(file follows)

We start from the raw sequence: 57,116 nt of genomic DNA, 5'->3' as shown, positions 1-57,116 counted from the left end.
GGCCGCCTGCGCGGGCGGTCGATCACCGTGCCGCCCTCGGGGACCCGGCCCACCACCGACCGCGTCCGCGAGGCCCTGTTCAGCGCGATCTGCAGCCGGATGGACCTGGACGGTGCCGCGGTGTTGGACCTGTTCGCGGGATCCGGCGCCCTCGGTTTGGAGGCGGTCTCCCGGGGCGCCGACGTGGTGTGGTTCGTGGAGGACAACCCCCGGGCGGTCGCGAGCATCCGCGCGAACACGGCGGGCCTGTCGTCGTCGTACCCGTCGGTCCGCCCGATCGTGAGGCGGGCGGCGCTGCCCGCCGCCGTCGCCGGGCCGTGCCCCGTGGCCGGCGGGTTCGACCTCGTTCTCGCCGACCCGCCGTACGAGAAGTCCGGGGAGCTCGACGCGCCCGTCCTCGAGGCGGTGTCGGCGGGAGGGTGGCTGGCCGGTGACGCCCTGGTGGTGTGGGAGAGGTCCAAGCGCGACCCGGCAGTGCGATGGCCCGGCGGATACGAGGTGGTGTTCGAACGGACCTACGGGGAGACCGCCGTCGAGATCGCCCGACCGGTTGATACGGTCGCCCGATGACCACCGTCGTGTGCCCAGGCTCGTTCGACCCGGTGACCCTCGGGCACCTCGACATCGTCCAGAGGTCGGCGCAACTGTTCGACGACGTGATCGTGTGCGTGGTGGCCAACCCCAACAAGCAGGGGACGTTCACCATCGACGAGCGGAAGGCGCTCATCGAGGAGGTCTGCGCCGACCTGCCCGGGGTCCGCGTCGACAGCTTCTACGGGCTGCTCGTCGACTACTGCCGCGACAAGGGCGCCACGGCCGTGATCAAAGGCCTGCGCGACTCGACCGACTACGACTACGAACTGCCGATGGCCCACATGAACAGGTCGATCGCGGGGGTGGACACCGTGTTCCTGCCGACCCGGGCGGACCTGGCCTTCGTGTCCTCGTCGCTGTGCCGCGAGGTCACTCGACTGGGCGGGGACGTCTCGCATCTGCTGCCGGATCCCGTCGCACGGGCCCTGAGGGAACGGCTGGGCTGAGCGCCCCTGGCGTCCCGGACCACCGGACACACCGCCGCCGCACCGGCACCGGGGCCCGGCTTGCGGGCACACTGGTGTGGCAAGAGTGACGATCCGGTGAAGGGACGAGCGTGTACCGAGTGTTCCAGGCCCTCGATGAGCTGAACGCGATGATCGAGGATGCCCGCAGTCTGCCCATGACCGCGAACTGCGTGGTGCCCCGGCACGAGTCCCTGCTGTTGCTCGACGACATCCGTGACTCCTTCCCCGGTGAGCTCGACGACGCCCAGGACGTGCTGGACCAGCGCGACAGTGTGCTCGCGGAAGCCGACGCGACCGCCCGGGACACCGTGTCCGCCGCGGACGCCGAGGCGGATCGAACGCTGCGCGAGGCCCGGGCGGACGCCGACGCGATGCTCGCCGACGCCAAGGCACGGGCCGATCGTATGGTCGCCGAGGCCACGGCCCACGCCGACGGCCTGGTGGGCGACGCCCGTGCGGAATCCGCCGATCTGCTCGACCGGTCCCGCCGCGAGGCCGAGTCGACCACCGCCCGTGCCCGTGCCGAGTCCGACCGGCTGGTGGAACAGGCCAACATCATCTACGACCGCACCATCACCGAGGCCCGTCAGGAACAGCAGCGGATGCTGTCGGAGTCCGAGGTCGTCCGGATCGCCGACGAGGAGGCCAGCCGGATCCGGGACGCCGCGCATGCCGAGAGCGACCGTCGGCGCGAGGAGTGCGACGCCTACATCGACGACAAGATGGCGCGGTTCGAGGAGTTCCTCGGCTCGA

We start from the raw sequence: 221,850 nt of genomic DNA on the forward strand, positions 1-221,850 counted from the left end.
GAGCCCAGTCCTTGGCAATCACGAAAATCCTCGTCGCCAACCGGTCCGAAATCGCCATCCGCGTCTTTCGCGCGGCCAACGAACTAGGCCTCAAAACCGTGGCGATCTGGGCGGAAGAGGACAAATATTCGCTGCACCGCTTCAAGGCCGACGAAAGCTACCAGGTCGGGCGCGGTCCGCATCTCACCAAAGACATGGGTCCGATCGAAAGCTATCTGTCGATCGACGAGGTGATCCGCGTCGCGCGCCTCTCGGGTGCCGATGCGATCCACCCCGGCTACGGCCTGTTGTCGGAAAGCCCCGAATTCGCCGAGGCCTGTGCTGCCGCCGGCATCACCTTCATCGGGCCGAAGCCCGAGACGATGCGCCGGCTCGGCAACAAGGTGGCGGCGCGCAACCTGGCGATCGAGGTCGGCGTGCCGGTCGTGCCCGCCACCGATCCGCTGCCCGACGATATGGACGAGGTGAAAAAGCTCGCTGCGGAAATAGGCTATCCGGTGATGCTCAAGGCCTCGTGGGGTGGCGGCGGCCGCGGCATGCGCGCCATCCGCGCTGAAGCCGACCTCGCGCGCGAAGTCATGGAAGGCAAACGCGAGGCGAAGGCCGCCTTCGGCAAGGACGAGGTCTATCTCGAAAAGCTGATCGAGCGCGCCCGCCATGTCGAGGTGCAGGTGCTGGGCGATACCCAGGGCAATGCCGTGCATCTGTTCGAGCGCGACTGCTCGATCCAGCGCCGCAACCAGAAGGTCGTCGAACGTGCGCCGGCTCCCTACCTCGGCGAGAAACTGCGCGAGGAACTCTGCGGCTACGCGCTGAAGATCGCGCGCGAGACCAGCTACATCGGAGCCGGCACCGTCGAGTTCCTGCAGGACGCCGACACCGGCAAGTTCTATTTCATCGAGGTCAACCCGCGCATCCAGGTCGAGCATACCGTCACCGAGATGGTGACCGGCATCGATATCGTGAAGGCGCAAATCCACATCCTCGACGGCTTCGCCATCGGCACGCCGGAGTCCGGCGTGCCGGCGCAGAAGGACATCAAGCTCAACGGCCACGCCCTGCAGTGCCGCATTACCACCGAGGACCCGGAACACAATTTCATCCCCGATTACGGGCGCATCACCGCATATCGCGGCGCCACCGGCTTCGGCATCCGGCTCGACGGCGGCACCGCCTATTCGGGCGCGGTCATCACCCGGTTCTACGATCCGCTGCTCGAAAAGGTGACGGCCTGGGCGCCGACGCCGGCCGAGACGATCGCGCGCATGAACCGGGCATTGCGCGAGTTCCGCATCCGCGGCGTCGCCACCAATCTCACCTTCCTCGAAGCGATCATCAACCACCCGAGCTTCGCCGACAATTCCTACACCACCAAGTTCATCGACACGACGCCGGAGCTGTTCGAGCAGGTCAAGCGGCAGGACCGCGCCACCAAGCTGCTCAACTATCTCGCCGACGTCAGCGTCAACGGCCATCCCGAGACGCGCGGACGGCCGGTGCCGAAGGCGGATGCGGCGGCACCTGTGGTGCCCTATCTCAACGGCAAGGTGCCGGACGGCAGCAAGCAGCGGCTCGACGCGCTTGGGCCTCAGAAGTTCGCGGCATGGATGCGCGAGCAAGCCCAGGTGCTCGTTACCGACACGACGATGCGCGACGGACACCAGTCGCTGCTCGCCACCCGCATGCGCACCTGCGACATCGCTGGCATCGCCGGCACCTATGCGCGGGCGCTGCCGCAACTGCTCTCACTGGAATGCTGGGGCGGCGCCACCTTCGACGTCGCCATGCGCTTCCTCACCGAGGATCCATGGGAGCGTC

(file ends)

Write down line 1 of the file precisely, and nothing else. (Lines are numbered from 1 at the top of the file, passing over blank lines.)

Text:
We start from the raw sequence: 57,116 nt of genomic DNA, 5'->3' as shown, positions 1-57,116 counted from the left end.